Preserve New York Grants - 2005
At its August meeting, the Preserve New York Grant Program panel selected 16 projects in 12 counties for support totaling $76,600. Preserve New York is a partnership grant program of the Preservation League of New York State and the Architecture, Planning and Design Program of the New York State Council on the Arts.With the announcement of the 2005 awards, the total support provided by Preserve New York since its launch in 1993 is over $1,000,000 to 176 not-for-profit groups and municipalities in support of their important local initiatives.
The Preserve New York Grant Program provides support for three types of projects: cultural resource surveys, historic structure reports, and historic landscape reports.
An applicant must be a not-for-profit group with tax-exempt status or a unit of local government. State agencies and religious institutions are not eligible to apply. The program generally provides only partial support on a competitive basis. Grants are likely to range between $3,000 and $10,000.
The Preserve New York Grant Program is made possible by the New York State Council on the Arts with the support of Governor Andrew Cuomo and the New York State Legislature.
Application Guidelines / Contact
West Side Neighborhood Association, Binghamton
Grant of $6,500 toward the cost of preparing a nomination to the State and National Registers of Historic Places for a proposed historic district in Binghamton’s West Side neighborhood. The district will include over 700 properties exemplifying a rich mix of late 19th and early 20th century architectural styles executed by some of the city’s leading architects. Much of the area is part of the historic Abel Bennet Location, a farm estate of the city’s first mayor. The nomination will be completed by consultant Mary Joan Kevlin of Norwich, Connecticut, who spent several semesters in Binghamton while teaching a survey course at Cornell University’s preservation program.
Roycroft Campus Corporation, East Aurora
Grant of $5,000 toward the cost of preparing a historic structure report for the Copper Shop of the Roycroft Campus, a National Historic Landmark. The 14 remaining buildings and structures of the campus are the physical embodiment of the artistic community founded in 1895 by author and entrepreneur Elbert Hubbard. Inspired by the English Arts and Crafts movement, Roycroft remains the best preserved and most complete complex of buildings in the United States exemplifying the “guilds” that evolved as centers of craftsmanship and philosophy. The Copper Shop was built in 1902 as a blacksmith shop by the Roycrofters themselves according to Hubbard’s instructions. The building was enlarged in 1910 and again in 1918 when it became the copper goods production facility of the arts community. The report will be prepared by Hamilton Houston Lownie Architects of Buffalo and will guide critically needed structural repairs and a restoration program for the vacant building so that it can serve as a visitors center, artisan workshop and the organization’s offices.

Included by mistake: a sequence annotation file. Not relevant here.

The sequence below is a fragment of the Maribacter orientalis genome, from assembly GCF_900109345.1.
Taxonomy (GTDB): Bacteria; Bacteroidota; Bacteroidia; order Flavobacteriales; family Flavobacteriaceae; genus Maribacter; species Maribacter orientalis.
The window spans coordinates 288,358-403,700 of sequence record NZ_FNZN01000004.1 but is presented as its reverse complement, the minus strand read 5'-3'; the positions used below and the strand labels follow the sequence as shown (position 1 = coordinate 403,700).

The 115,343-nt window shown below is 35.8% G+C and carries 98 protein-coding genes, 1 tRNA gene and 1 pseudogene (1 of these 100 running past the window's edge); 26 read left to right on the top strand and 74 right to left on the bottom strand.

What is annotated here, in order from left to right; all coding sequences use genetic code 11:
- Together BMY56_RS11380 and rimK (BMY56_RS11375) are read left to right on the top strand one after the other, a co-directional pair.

Friends of Historic Herkimer County, Herkimer
Grant of $7,000 toward the cost of preparing a historic structure report for the 1834 Herkimer County Jail, a National Register listed building which was included in the Preservation League’s 2005 Seven to Save endangered properties list. An excellent example of Federal style civic architecture and constructed of local limestone, the building may be best known as the jail that in 1906 held Chester Gillette, who has been accused of a sensational murder. Gillette’s story became the basis for Theodore Dreiser’s novel An American Tragedy. The jail closed in 1977 and has received minimal care since 2000. The report, to be completed by Crawford and Stearns, Preservation Planners and Architects of Syracuse, will provide a much needed rehabilitation plan to allow the building to reopen for museum and office functions.
Sackets Harbor Area Cultural Preservation Foundation, Sackets Harbor